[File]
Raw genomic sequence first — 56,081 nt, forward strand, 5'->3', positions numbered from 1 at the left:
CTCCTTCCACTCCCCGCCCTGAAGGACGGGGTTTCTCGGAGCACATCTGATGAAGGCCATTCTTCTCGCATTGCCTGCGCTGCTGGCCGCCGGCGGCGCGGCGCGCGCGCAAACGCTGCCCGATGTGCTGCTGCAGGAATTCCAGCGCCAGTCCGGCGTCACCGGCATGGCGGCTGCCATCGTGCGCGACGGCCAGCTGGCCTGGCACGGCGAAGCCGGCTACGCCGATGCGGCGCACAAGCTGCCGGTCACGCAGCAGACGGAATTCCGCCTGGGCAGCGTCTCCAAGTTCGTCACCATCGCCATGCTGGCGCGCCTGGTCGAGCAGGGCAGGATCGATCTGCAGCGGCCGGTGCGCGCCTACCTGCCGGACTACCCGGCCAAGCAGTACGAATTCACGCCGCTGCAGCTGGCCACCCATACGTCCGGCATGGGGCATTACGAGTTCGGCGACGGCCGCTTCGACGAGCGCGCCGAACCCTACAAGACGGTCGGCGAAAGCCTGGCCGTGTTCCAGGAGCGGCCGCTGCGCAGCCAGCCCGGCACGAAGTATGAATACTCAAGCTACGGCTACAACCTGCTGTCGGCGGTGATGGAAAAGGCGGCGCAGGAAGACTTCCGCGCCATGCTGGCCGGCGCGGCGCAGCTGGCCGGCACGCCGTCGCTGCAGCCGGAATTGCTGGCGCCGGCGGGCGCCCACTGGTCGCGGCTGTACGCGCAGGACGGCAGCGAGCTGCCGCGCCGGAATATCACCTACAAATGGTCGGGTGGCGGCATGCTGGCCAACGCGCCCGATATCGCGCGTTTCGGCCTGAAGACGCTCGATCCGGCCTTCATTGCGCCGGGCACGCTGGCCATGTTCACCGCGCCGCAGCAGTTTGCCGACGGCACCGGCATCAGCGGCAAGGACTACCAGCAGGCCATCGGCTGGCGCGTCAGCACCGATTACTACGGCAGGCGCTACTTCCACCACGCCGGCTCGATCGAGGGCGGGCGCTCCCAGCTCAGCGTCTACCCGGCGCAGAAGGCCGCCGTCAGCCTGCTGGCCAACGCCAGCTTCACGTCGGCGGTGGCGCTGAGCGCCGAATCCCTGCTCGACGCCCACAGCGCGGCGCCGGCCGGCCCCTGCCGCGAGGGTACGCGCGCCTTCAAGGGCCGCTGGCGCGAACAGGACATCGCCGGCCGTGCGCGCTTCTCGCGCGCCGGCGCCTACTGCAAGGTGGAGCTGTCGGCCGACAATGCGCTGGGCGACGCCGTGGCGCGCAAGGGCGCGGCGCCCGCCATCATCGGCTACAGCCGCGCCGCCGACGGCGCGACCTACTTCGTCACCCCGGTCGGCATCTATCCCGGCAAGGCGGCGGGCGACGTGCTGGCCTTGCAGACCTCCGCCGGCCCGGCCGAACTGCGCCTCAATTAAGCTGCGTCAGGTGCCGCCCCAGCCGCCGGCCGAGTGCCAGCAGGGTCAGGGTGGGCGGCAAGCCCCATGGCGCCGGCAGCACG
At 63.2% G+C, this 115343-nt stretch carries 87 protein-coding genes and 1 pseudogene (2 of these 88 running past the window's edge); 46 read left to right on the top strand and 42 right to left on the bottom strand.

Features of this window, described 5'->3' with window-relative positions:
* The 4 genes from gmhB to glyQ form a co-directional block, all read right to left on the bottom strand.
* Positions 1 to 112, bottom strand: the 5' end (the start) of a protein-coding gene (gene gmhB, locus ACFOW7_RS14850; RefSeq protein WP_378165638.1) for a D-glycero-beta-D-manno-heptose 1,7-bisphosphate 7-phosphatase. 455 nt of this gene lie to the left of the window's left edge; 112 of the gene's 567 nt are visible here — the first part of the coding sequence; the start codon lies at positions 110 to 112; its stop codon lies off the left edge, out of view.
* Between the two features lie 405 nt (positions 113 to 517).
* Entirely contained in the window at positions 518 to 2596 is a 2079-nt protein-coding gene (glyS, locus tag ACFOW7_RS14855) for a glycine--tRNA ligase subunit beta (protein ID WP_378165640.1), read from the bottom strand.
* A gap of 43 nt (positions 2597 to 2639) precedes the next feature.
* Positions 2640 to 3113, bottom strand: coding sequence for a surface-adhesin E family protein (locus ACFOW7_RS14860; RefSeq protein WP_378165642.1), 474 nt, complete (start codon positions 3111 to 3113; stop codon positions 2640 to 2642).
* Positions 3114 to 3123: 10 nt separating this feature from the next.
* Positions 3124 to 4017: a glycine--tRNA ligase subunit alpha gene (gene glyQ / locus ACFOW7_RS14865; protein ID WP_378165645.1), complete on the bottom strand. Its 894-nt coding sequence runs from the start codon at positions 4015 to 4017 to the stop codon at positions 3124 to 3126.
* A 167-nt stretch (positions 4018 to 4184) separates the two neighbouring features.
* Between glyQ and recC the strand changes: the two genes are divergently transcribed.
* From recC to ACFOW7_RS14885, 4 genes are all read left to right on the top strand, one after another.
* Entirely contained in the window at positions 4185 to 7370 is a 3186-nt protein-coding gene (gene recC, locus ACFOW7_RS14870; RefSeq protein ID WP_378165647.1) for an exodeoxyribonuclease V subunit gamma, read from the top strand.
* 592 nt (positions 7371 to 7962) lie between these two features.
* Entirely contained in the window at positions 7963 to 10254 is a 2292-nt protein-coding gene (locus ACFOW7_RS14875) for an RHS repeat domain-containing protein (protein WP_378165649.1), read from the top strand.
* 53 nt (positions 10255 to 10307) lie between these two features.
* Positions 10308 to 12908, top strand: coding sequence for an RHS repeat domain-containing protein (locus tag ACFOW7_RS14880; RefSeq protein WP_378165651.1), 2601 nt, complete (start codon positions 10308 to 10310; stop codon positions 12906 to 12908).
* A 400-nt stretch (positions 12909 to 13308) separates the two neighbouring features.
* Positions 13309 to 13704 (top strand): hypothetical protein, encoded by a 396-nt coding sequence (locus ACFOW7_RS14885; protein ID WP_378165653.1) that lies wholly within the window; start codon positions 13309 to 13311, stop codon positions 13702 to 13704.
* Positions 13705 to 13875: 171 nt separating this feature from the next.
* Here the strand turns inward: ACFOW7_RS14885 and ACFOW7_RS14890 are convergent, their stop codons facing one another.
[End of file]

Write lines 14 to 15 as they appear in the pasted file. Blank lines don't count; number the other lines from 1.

* Between glyQ and recC the strand changes: the two genes are divergently transcribed.
* From recC to ACFOW7_RS14885, 4 genes are all read left to right on the top strand, one after another.